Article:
Q & A with U.S. Olympic Eventing Chef d'Equipe David O'Connor

We caught up with U.S. Eventing Team chef d'equipe David O'Connor at the conclusion of the final team outing at the Great Meadow International on July 10 to get his thoughts on the team's preparation for Rio.
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We caught up with U.S. Eventing Team chef d'equipe David O'Connor at the conclusion of the final team outing at the Great Meadow International on July 10 to get his thoughts on the team's preparation for Rio.

Follow along with all the Olympic action from Rio!

The U.S. eventing team enjoying the spotlight at Great Meadow International. | Amy K. Dragoo photo

The U.S. eventing team enjoying the spotlight at Great Meadow International. | Amy K. Dragoo photo

Q1: How did you think that this event served as a prep for the Olympics for our team?

David: It worked out great, because I think the new set-up that we have here created an atmosphere. The community support here was great this weekend with having this many spectators come out, and so it gave a big event feeling to it and also a true international feel to it. We don’t get to practice that very often. You know, three or four different sites, probably Rolex and Plantation Field are starting to get that way. Fair Hill has a little bit of that, so here having that type of atmosphere is really important to practice in. So it ended up being a perfect prep for what we’re going to go through in three weeks.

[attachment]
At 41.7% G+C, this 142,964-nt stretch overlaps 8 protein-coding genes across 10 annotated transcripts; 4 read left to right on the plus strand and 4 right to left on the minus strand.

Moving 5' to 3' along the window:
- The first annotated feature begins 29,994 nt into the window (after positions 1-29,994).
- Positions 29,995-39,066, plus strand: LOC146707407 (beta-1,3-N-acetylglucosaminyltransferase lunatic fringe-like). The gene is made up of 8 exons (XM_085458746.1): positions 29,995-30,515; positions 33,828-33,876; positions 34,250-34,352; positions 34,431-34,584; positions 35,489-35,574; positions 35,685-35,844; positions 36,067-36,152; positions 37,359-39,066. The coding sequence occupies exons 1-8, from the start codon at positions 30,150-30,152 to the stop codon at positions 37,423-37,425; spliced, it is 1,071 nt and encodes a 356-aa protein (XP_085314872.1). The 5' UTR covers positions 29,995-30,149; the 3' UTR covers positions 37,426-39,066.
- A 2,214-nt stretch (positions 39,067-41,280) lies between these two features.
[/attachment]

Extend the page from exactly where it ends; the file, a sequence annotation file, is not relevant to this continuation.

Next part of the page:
Q2: How did you feel like the course rode?

David: It was good. With the heat here baking the ground the last couple days there’s no place that I know of that would be able to handle that and not have the ground turn really hard, and so we’ve been putting a ton of effort into the course for the footing. Listening to the horses I didn’t really hear a lot of hard galloping, which is what I was kind of looking for, so I was really happy with that. It’s a beautiful piece of ground and it’s a great to gallop on, so it’s a site that we use for preps, and I hope for future games we’ll be coming back here.

Q3: How do you help a team member stay focused if maybe they didn’t have the best performance today?

[Editor’s note – David speaks of team member Boyd Martin’s refusal on cross country with Blackfoot Mystery – read more about that, as well as Boyd’s comment, in the final press release.]

David: Well, we don’t change the plan; you adjust the plan. I think all of these guys are very confident and we know exactly what we have to work on. I’ve never had a problem with someone making a mistake as long as they admit it, which obviously they have, and those mistakes are fixable. In the end probably Boyd was just a little bit casual. I think that he thought that he’d already ridden it and it was going to happen because the [first] horse was good. He won’t be causal going into the Games, so I’m actually not that worried about it. He’ll be fired up--I can guarantee it.